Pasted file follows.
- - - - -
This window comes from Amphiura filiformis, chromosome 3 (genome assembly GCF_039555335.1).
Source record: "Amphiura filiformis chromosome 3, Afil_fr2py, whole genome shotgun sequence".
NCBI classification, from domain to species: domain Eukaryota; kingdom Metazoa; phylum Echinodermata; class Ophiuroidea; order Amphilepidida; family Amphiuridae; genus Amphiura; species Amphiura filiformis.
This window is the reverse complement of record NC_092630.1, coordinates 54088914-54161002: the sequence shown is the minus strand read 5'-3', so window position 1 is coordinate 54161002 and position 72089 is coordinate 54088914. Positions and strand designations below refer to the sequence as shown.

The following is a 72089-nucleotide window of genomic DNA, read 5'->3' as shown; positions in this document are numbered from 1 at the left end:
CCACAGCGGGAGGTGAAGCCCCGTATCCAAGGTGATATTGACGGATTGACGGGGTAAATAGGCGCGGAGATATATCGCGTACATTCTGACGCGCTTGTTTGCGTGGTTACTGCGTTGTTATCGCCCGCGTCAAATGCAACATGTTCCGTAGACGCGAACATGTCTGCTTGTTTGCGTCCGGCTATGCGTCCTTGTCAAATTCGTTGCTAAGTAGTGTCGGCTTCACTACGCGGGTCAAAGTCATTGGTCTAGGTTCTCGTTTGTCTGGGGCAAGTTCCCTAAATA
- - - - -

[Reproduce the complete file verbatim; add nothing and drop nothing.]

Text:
This window comes from Amphiura filiformis, chromosome 3 (genome assembly GCF_039555335.1).
Source record: "Amphiura filiformis chromosome 3, Afil_fr2py, whole genome shotgun sequence".
NCBI classification, from domain to species: domain Eukaryota; kingdom Metazoa; phylum Echinodermata; class Ophiuroidea; order Amphilepidida; family Amphiuridae; genus Amphiura; species Amphiura filiformis.
This window is the reverse complement of record NC_092630.1, coordinates 54088914-54161002: the sequence shown is the minus strand read 5'-3', so window position 1 is coordinate 54161002 and position 72089 is coordinate 54088914. Positions and strand designations below refer to the sequence as shown.

The following is a 72089-nucleotide window of genomic DNA, read 5'->3' as shown; positions in this document are numbered from 1 at the left end:
CCACAGCGGGAGGTGAAGCCCCGTATCCAAGGTGATATTGACGGATTGACGGGGTAAATAGGCGCGGAGATATATCGCGTACATTCTGACGCGCTTGTTTGCGTGGTTACTGCGTTGTTATCGCCCGCGTCAAATGCAACATGTTCCGTAGACGCGAACATGTCTGCTTGTTTGCGTCCGGCTATGCGTCCTTGTCAAATTCGTTGCTAAGTAGTGTCGGCTTCACTACGCGGGTCAAAGTCATTGGTCTAGGTTCTCGTTTGTCTGGGGCAAGTTCCCTAAATA